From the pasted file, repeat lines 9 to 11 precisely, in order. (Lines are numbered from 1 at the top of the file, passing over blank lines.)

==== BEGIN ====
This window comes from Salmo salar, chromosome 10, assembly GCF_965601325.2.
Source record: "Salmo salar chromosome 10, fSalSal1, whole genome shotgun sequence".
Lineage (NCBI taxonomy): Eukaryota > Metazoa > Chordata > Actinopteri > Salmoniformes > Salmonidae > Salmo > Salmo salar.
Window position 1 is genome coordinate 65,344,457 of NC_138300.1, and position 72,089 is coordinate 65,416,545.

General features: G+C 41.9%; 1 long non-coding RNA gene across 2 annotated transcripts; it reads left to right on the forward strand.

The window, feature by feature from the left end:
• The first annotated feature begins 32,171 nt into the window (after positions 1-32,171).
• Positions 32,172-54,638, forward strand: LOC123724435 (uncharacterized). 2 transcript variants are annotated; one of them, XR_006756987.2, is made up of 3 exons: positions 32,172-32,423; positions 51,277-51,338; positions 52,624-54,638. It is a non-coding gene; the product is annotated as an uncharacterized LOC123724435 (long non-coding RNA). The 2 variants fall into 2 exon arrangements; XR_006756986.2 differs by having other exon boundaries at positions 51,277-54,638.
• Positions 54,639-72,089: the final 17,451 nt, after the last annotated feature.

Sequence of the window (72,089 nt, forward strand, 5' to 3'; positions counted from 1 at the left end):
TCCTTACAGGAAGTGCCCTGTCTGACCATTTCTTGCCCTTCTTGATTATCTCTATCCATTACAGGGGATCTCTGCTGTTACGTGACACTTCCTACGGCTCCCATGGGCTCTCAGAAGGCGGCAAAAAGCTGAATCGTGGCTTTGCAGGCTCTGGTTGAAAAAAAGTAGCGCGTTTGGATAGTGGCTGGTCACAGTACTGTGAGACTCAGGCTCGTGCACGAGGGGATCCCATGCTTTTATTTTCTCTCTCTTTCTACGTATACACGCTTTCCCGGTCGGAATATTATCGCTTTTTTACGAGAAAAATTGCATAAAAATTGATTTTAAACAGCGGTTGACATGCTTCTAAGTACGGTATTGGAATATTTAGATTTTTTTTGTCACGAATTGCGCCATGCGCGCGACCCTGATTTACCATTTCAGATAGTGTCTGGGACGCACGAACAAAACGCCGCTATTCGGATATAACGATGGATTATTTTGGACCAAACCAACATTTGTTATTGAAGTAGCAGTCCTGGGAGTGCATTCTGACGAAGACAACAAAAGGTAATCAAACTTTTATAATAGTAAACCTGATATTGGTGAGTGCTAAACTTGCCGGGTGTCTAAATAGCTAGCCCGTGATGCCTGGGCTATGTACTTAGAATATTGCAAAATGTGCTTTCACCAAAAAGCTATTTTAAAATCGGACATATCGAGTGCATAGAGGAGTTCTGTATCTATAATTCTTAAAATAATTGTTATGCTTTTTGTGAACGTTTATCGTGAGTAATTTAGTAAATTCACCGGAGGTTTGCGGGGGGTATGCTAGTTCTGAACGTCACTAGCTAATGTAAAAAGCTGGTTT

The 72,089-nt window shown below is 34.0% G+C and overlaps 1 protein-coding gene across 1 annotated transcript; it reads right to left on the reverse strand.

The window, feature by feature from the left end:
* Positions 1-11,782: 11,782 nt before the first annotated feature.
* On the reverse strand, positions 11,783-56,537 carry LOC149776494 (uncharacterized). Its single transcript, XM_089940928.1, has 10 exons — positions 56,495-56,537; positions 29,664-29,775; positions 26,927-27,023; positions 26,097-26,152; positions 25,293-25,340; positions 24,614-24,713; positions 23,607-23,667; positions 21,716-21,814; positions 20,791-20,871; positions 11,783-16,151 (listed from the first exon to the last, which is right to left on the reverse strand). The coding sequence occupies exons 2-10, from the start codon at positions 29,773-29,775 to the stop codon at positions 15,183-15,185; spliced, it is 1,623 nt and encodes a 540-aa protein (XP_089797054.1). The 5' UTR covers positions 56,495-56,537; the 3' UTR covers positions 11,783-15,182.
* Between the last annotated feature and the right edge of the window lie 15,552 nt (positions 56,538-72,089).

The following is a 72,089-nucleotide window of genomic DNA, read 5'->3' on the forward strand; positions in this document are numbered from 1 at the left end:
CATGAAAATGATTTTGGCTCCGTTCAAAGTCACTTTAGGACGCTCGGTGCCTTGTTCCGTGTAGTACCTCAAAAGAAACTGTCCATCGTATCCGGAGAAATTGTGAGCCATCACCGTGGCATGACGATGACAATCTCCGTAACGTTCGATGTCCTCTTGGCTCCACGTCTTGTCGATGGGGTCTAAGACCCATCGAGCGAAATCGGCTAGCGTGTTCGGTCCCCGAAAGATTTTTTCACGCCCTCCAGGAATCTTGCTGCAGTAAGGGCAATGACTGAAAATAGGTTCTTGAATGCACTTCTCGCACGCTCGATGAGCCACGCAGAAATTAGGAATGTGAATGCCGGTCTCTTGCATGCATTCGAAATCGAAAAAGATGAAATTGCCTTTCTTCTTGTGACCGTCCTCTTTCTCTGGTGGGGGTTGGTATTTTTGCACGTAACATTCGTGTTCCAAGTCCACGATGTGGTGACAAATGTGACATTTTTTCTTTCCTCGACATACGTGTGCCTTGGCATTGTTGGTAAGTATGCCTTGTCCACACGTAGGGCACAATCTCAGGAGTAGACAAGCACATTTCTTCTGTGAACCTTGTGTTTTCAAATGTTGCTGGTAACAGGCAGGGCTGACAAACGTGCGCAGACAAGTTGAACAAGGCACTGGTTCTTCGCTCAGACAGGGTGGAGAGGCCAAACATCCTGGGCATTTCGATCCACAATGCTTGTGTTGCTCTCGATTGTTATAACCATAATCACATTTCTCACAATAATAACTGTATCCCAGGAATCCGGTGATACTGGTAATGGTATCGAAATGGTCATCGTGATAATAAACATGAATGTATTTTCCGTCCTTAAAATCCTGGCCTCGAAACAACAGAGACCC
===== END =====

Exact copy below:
• Positions 54,639-72,089: the final 17,451 nt, after the last annotated feature.

Sequence of the window (72,089 nt, forward strand, 5' to 3'; positions counted from 1 at the left end):
TCCTTACAGGAAGTGCCCTGTCTGACCATTTCTTGCCCTTCTTGATTATCTCTATCCATTACAGGGGATCTCTGCTGTTACGTGACACTTCCTACGGCTCCCATGGGCTCTCAGAAGGCGGCAAAAAGCTGAATCGTGGCTTTGCAGGCTCTGGTTGAAAAAAAGTAGCGCGTTTGGATAGTGGCTGGTCACAGTACTGTGAGACTCAGGCTCGTGCACGAGGGGATCCCATGCTTTTATTTTCTCTCTCTTTCTACGTATACACGCTTTCCCGGTCGGAATATTATCGCTTTTTTACGAGAAAAATTGCATAAAAATTGATTTTAAACAGCGGTTGACATGCTTCTAAGTACGGTATTGGAATATTTAGATTTTTTTTGTCACGAATTGCGCCATGCGCGCGACCCTGATTTACCATTTCAGATAGTGTCTGGGACGCACGAACAAAACGCCGCTATTCGGATATAACGATGGATTATTTTGGACCAAACCAACATTTGTTATTGAAGTAGCAGTCCTGGGAGTGCATTCTGACGAAGACAACAAAAGGTAATCAAACTTTTATAATAGTAAACCTGATATTGGTGAGTGCTAAACTTGCCGGGTGTCTAAATAGCTAGCCCGTGATGCCTGGGCTATGTACTTAGAATATTGCAAAATGTGCTTTCACCAAAAAGCTATTTTAAAATCGGACATATCGAGTGCATAGAGGAGTTCTGTATCTATAATTCTTAAAATAATTGTTATGCTTTTTGTGAACGTTTATCGTGAGTAATTTAGTAAATTCACCGGAGGTTTGCGGGGGGTATGCTAGTTCTGAACGTCACTAGCTAATGTAAAAAGCTGGTTT